I was with my ex for 1 year and 3 months. Before our one year anniversary he told me he doesn’t feel the same way about me as he did before. He just said he fell out of love with me. I begged for him to stay and he stayed with me. Our relationship seemed fine but then in January he became super distant and I had a feeling he cheated on me so I asked him and he was honest about it. We broke up for a day then we got back together and on February16th he broke up with me. Almost every time I saw him before that I made the mistake of trying to figure out why he didn’t love me and how to fix it. I kept asking him serious questions and answers to fix the problem. I thought it would magically make him love me again. After he broke up with me I begged for him to stay for about a week and I am now trying no contact. Will no contact work? Should I just give up? Is it too late? I love him do much
because only men pull away…all my life is full of all that “it’s not you it’s me” crap,every single time,you try to be nice,understanding,give time and offer encouragement and every time…this…i’m starting to think something is wrong with me,i am already in enough despair as it is and hearing this when i am choosing my words like before a trial or something…it is the most horrible feeling i have ever experienced,and i have been through loss,rough accidents and others…and this hurts worse than all together,the feeling of hopelessness when you pull out even your own soul to show that person everything will be alright and still…nothing.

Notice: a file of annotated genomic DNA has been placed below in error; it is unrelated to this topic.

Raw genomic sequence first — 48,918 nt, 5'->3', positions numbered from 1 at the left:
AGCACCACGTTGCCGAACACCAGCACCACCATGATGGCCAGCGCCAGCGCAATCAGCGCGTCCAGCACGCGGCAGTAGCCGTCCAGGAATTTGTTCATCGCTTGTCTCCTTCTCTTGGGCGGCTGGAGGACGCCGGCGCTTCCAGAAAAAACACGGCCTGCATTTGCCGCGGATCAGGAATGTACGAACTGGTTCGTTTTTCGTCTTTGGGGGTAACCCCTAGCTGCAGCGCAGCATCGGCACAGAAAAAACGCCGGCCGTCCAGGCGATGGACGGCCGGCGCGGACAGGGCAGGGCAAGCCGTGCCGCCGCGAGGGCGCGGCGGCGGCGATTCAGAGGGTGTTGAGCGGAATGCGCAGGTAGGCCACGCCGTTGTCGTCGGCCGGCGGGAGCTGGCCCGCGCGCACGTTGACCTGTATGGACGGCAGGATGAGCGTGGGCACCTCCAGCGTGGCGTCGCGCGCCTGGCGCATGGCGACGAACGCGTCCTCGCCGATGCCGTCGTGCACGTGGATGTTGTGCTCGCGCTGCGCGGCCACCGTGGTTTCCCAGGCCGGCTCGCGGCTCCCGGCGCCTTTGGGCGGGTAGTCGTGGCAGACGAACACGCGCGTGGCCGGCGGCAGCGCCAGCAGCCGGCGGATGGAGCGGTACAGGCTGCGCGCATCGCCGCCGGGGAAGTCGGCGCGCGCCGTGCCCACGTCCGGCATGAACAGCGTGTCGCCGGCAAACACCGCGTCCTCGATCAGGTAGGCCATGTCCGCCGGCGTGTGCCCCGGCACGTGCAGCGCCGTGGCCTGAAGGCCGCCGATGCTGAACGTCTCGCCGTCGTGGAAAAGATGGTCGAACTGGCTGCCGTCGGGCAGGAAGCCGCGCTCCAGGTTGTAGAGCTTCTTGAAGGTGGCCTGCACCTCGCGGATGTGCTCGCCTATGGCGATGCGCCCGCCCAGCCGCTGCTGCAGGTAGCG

1. Think patterns, not people. When thinking about relationship problems it’s easy to think in terms of people, specifically who is right, who is wrong, who is screwed up, and who is really screwed up. This isn’t usually helpful and only leads to a blame game. Instead of people, think patterns. A does something, this triggers B, who in turn triggers A, then B. Some patterns are beneficial and help us stay sane and stable, others are neutral habits, and some are deadly and capable of damage.
The rule here is that process always trumps content. When emotions heat up, the problem in the room is the emotions, not whatever you are arguing about. Unfortunately, when emotions kick in, we’re tempted to ramp up the content as a way of dealing with emotions – you want to get the other person to understand, damn it, and you’re likely tempted to fight to the death to make your point. Anything you say is like throwing gasoline on a fire – it's likely to be misheard, misinterpreted.